Aging and the Economy

Aging and the Economy

Aging and the Economy

Aging and the Economy

Excerpt

Harold L. Orbach and Clark Tibbitts

It is little more than twenty-five years since the problem of economic security for the nation's older population was dramatically brought to the center of public concern as a consequence of the spectacular rise of the Townsend movement. Prior to this, while there had been growing concern over the need for economic security in old age, represented by the existence of a number of state old-age pension programs and various federal relief measures, and while a detailed study of the total problem had been undertaken by the President's newly created Committee on Economic Security, the older person's plight had not achieved the status of an urgent major issue in the public arena. Almost overnight, another dramatic issue requiring public action was recognized and made a part of the tremendous reforms in American society which were taking place in the shadow of the mass unemployment of the great depression.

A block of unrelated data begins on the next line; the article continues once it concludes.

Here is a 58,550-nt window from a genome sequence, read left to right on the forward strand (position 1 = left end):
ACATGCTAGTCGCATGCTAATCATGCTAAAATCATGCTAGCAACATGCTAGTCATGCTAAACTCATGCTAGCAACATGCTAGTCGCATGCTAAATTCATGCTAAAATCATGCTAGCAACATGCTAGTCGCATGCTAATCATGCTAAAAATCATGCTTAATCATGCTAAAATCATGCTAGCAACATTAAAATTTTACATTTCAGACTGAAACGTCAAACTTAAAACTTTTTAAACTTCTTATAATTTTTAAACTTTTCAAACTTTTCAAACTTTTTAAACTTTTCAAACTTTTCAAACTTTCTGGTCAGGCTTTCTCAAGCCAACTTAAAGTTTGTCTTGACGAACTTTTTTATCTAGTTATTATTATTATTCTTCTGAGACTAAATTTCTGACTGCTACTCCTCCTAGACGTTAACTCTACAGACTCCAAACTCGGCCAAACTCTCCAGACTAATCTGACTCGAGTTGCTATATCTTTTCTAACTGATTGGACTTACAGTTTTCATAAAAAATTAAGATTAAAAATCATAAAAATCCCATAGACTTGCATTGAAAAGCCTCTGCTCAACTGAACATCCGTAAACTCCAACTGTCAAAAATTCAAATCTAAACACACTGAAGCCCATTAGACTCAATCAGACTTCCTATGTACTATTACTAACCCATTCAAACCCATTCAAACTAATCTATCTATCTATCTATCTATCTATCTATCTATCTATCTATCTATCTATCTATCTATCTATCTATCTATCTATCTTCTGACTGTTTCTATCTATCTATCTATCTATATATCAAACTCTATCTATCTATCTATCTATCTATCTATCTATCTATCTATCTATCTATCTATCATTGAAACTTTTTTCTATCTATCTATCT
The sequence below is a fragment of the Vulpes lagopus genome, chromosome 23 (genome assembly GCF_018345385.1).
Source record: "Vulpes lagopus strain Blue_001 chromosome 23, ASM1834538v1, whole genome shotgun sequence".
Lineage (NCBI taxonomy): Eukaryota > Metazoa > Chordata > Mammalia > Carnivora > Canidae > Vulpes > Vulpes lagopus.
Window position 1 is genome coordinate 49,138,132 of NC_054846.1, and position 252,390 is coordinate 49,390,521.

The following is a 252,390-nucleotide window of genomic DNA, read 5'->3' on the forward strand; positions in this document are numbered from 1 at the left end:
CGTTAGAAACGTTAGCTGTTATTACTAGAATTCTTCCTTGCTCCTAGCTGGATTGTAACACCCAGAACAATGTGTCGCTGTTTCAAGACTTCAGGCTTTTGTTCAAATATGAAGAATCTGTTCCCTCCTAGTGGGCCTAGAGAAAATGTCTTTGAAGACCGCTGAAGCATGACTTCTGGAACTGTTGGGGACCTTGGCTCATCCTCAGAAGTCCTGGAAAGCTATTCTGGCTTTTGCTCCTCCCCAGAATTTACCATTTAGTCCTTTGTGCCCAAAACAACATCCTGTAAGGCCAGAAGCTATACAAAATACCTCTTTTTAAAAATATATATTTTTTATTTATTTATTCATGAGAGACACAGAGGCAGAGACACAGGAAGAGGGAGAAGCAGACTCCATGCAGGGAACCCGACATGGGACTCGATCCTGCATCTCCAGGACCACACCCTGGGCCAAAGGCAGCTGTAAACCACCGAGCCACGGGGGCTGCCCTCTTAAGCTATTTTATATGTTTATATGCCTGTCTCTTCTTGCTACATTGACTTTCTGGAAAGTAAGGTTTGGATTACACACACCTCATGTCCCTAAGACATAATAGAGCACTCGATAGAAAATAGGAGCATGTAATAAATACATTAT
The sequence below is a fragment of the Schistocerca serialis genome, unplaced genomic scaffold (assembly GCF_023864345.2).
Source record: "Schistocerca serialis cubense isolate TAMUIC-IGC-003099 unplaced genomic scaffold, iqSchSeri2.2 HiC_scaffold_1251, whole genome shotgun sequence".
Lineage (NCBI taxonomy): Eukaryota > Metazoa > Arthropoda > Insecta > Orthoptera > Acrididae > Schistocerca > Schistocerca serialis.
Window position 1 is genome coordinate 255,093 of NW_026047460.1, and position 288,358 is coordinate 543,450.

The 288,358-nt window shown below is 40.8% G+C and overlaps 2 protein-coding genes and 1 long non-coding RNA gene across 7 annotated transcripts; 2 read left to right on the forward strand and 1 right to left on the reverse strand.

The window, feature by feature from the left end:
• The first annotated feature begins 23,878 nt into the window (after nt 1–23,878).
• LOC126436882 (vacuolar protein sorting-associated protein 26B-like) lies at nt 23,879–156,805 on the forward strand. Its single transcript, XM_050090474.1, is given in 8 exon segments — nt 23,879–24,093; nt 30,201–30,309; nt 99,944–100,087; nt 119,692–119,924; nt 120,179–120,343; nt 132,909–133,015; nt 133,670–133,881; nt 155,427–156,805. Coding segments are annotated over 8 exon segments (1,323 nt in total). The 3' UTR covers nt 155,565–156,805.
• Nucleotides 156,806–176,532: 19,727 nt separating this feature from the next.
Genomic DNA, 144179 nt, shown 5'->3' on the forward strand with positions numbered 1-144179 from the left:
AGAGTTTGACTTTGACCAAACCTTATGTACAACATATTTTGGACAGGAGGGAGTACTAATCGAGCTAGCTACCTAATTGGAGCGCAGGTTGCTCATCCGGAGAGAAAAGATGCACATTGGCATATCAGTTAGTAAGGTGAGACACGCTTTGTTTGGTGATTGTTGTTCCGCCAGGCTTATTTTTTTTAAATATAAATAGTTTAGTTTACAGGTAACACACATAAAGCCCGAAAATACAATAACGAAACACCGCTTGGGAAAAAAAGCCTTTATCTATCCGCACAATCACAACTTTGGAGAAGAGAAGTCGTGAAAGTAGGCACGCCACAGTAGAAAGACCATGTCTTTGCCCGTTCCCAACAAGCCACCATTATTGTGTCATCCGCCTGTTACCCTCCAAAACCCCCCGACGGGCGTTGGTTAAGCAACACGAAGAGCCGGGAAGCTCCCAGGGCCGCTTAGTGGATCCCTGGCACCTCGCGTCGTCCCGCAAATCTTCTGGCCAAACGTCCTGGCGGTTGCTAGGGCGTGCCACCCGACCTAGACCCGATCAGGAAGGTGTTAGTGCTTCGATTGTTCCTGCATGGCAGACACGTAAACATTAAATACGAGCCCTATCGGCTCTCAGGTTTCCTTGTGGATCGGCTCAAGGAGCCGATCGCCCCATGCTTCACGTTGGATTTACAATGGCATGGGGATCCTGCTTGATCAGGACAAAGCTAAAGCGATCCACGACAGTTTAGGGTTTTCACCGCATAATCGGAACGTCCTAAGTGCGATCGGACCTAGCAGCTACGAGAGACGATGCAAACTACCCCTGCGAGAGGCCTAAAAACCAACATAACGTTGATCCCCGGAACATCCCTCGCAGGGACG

Within the short period of the mid-1930's a fundamental change in approach was evolved and enacted into law, and a vast institutional framework for dealing with the economic problems of the aged was established. The Social Security Act of 1935 stands today as a landmark in our national policy. Yet the economic goals it advanced have yet to be fully realized. The advent of World War II and the period of economic prosperity which followed have resulted in basic modifications in its structure. What began as a form of social insurance for wage-workers was universalized to include almost the entire national labor force. The entire phenomenon of the aging of our population became a matter of new and heightened consciousness as the rapid increase in the number of older persons and the mounting problems accompanying the meeting of a new and distinct set of needs and demands aroused the attention of government, private and voluntary organizations, and the public.

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